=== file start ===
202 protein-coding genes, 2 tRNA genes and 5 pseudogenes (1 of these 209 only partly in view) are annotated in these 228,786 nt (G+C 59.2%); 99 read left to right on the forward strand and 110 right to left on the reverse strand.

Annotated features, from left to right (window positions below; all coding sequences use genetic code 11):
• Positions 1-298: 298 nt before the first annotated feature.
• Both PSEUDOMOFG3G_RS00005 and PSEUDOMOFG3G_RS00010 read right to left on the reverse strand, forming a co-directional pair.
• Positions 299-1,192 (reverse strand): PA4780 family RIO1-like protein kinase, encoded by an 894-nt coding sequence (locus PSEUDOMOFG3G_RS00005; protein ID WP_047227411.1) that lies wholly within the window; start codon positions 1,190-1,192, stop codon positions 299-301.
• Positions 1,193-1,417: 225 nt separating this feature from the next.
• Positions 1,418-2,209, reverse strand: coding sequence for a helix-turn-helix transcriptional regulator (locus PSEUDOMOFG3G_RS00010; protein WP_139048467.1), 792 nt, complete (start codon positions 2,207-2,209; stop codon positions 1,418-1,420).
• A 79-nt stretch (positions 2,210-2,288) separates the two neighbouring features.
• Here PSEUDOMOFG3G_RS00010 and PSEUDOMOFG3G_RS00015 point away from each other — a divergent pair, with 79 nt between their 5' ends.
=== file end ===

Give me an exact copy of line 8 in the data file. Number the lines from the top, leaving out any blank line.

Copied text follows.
• A 79-nt stretch (positions 2,210-2,288) separates the two neighbouring features.